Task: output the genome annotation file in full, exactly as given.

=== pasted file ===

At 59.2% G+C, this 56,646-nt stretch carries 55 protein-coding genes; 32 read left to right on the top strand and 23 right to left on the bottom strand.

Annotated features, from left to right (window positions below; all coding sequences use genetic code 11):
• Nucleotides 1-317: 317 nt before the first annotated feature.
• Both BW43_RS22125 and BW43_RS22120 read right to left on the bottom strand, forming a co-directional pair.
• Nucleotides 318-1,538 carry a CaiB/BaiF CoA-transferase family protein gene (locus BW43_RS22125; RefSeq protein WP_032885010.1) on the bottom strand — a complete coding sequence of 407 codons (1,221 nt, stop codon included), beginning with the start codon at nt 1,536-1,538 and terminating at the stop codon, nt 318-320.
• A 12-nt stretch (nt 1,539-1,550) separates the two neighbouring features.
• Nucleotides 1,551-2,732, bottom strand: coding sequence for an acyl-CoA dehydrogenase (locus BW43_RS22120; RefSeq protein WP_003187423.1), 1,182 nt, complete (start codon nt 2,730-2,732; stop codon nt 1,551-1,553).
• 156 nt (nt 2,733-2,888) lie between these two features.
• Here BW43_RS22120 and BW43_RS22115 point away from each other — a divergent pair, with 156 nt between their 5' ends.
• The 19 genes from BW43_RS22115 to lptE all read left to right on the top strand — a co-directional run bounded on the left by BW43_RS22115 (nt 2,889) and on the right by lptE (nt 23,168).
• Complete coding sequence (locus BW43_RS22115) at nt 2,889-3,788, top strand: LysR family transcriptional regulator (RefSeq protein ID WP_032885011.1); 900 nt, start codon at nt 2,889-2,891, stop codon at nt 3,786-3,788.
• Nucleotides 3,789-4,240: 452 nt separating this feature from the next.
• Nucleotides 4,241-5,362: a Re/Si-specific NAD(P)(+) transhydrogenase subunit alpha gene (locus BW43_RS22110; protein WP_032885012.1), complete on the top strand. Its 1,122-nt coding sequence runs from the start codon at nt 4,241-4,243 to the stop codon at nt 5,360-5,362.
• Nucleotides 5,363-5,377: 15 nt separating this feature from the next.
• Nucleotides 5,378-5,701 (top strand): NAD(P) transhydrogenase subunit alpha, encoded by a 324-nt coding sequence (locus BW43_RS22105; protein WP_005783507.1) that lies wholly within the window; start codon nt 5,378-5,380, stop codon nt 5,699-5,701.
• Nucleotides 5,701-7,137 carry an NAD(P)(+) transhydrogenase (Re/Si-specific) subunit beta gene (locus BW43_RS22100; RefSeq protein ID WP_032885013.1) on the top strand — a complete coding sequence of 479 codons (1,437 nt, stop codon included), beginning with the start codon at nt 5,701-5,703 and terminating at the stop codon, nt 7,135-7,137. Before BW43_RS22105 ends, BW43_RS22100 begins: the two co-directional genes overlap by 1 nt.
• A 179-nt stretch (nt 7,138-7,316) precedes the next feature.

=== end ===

At 59.2% G+C, this 56,646-nt stretch carries 55 protein-coding genes; 32 read left to right on the top strand and 23 right to left on the bottom strand.

Annotated features, from left to right (window positions below; all coding sequences use genetic code 11):
• Nucleotides 1-317: 317 nt before the first annotated feature.
• Both BW43_RS22125 and BW43_RS22120 read right to left on the bottom strand, forming a co-directional pair.
• Nucleotides 318-1,538 carry a CaiB/BaiF CoA-transferase family protein gene (locus BW43_RS22125; RefSeq protein WP_032885010.1) on the bottom strand — a complete coding sequence of 407 codons (1,221 nt, stop codon included), beginning with the start codon at nt 1,536-1,538 and terminating at the stop codon, nt 318-320.
• A 12-nt stretch (nt 1,539-1,550) separates the two neighbouring features.
• Nucleotides 1,551-2,732, bottom strand: coding sequence for an acyl-CoA dehydrogenase (locus BW43_RS22120; RefSeq protein WP_003187423.1), 1,182 nt, complete (start codon nt 2,730-2,732; stop codon nt 1,551-1,553).
• 156 nt (nt 2,733-2,888) lie between these two features.
• Here BW43_RS22120 and BW43_RS22115 point away from each other — a divergent pair, with 156 nt between their 5' ends.
• The 19 genes from BW43_RS22115 to lptE all read left to right on the top strand — a co-directional run bounded on the left by BW43_RS22115 (nt 2,889) and on the right by lptE (nt 23,168).
• Complete coding sequence (locus BW43_RS22115) at nt 2,889-3,788, top strand: LysR family transcriptional regulator (RefSeq protein ID WP_032885011.1); 900 nt, start codon at nt 2,889-2,891, stop codon at nt 3,786-3,788.
• Nucleotides 3,789-4,240: 452 nt separating this feature from the next.
• Nucleotides 4,241-5,362: a Re/Si-specific NAD(P)(+) transhydrogenase subunit alpha gene (locus BW43_RS22110; protein WP_032885012.1), complete on the top strand. Its 1,122-nt coding sequence runs from the start codon at nt 4,241-4,243 to the stop codon at nt 5,360-5,362.
• Nucleotides 5,363-5,377: 15 nt separating this feature from the next.
• Nucleotides 5,378-5,701 (top strand): NAD(P) transhydrogenase subunit alpha, encoded by a 324-nt coding sequence (locus BW43_RS22105; protein WP_005783507.1) that lies wholly within the window; start codon nt 5,378-5,380, stop codon nt 5,699-5,701.
• Nucleotides 5,701-7,137 carry an NAD(P)(+) transhydrogenase (Re/Si-specific) subunit beta gene (locus BW43_RS22100; RefSeq protein ID WP_032885013.1) on the top strand — a complete coding sequence of 479 codons (1,437 nt, stop codon included), beginning with the start codon at nt 5,701-5,703 and terminating at the stop codon, nt 7,135-7,137. Before BW43_RS22105 ends, BW43_RS22100 begins: the two co-directional genes overlap by 1 nt.
• A 179-nt stretch (nt 7,138-7,316) precedes the next feature.